• Drowning accidents Property owners with swimming pools are required to take steps to keep the pool safe—and must even install barriers designed to keep children from wandering into a pool, even if it is private.

Seasoned Premises Liability Lawyers Goodrich & Geist Have the Experience Necessary to Get Results for Pittsburgh, PA Clients

At Goodrich & Geist, P.C., we take care of all legal aspects of your case while you focus on getting well physically.  The basic and essential steps to successfully establishing a claim for compensation based upon premises liability involve:

  • Showing that you were legally on the property (as a customer or invited guest, for example),
  • A dangerous condition existed on the property,
  • The property owner either knew of the condition or reasonably should have known of the condition (noting that business owners have a legal duty to conduct regular inspections to identify and warn of hazards),
  • The property owner did nothing to correct the problem or provide adequate warnings,
  • You were injured because of the dangerous condition, resulting in compensable damages in the form of medical expenses, lost wages, pain and suffering and more.

Call Our Trusted Premises Liability Lawyers for a Free Consultation to Discuss Your Case Today

If you or a loved one sustained injuries on someone else’s property, those injuries can have consequences that you may not initially anticipate—in terms of ongoing medical care and lost wages.  Our experienced premises liability lawyers are here to help you get the compensation that is justly yours. To schedule a free initial consultation to discuss your case, call us today or fill out this online contact form.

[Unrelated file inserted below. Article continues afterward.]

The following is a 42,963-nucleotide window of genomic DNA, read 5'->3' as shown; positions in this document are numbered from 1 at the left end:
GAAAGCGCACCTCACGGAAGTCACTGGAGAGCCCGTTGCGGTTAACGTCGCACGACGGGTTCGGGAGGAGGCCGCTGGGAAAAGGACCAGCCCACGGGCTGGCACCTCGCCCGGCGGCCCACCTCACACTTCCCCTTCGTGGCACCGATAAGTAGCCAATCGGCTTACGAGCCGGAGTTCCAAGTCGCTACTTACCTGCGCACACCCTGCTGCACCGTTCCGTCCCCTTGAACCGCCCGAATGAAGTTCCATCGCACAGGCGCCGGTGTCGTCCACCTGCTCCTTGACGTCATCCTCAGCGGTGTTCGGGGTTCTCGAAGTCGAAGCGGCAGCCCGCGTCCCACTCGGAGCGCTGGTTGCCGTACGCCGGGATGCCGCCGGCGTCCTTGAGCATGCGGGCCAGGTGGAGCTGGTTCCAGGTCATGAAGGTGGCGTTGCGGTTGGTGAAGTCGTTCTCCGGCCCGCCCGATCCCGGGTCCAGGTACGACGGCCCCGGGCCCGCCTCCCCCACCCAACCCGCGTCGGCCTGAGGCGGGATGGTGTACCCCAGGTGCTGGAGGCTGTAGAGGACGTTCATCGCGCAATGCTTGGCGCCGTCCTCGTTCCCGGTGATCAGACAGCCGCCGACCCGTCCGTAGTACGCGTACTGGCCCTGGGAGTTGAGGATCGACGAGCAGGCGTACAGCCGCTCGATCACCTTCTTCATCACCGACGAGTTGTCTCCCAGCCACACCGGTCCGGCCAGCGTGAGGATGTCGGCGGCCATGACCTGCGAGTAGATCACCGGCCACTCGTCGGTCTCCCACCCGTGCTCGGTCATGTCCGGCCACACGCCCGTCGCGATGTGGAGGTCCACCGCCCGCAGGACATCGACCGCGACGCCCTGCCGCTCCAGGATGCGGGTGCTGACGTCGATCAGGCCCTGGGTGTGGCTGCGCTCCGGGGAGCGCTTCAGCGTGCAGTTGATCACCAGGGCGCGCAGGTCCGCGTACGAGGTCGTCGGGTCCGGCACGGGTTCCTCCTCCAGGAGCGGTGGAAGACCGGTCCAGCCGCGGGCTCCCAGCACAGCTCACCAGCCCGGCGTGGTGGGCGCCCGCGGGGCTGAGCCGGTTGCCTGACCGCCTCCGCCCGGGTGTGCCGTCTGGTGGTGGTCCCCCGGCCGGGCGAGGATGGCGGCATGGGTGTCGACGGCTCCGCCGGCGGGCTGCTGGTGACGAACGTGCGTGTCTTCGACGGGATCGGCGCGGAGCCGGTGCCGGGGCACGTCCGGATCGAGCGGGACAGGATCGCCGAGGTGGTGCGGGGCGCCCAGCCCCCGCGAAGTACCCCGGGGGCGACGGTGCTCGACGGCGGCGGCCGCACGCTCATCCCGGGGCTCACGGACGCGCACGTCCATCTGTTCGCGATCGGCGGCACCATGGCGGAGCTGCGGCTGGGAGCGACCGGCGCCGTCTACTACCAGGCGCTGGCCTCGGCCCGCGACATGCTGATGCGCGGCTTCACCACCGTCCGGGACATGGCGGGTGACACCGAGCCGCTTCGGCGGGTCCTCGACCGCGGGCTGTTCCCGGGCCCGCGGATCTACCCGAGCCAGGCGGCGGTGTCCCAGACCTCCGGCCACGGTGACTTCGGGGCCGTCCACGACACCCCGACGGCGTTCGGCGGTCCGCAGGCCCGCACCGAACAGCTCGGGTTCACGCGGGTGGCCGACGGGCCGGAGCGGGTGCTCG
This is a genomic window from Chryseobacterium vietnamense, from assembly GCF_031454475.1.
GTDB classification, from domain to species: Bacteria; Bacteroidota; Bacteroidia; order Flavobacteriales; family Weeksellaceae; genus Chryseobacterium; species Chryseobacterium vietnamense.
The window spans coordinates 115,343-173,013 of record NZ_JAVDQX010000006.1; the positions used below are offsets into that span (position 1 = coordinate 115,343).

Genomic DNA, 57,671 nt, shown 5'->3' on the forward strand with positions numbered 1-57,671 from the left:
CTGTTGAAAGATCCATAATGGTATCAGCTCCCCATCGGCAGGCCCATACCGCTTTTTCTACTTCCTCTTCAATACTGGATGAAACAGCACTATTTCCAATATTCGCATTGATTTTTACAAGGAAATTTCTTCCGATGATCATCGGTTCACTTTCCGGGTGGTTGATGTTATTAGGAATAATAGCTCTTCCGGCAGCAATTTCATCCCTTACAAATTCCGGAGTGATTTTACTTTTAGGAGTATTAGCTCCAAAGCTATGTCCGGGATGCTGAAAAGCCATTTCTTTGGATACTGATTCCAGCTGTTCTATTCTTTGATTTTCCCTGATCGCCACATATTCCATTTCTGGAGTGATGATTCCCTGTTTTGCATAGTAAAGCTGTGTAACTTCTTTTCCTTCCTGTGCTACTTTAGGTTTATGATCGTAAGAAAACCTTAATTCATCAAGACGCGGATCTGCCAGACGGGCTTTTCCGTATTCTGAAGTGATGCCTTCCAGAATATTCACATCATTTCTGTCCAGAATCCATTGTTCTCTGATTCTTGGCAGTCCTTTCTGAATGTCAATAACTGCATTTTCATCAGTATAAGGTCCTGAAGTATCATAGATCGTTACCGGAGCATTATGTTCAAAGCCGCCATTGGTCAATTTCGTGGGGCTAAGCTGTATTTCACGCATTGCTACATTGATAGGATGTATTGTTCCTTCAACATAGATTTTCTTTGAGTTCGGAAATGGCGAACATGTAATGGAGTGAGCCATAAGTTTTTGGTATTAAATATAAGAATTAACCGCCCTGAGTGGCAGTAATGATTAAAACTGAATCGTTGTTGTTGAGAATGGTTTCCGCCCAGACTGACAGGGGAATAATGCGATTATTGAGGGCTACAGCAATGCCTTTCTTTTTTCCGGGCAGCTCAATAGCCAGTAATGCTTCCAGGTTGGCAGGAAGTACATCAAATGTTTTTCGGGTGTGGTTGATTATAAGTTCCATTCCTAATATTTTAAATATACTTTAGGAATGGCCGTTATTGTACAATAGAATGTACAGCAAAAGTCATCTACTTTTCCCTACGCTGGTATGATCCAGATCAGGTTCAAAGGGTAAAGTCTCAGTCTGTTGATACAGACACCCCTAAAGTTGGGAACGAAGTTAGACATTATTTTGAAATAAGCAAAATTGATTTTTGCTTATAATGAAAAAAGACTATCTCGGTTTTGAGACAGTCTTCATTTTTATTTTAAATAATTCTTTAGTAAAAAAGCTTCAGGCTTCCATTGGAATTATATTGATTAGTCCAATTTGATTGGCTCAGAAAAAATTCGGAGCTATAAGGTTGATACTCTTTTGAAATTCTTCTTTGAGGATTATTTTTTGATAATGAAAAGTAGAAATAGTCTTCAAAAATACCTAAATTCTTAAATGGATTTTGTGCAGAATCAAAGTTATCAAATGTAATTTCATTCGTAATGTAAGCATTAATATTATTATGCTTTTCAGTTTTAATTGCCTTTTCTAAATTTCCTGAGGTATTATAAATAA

Frequently Asked Questions About Premises Liability Law

FAQ: What happens if the property owner claims to have had no knowledge that the hazard existed?  Can I still establish a valid premises liability claim?

Yes.  Actually, in most cases, it will be unnecessary to establish actual knowledge of the hazard—the fact that the owner reasonably should have known of the hazard if he or she had exercised reasonable caution is sufficient.  In many cases, witness testimony or video surveillance can be useful in establishing that the hazard had existed for a sufficient amount of time so that the property owner should have discovered it and placed warnings to prevent injuries in the time period between discovery and correction.

FAQ: The property owner is claiming that I am responsible for my own injuries because I didn’t see the hazard.  Can I proceed with a premises liability claim?

Under Pennsylvania’s comparative negligence law, you can still recover compensation if you were less than 50 percent responsible for the accident that caused your injuries—meaning that you can pursue a premises liability claim even if you were partially at fault, as long as the property owner is considered to be mostly at fault.  Our skilled lawyers will work with the evidence at hand to build a strong case arguing that you were not at fault for the accident.

How We Make Our Community Safer

Bus at Stop Light Suddenly Falls in Pittsburgh Sinkhole

When Can You Sue for a Parking Lot Injury?

Do I Have a Car Accident Claim?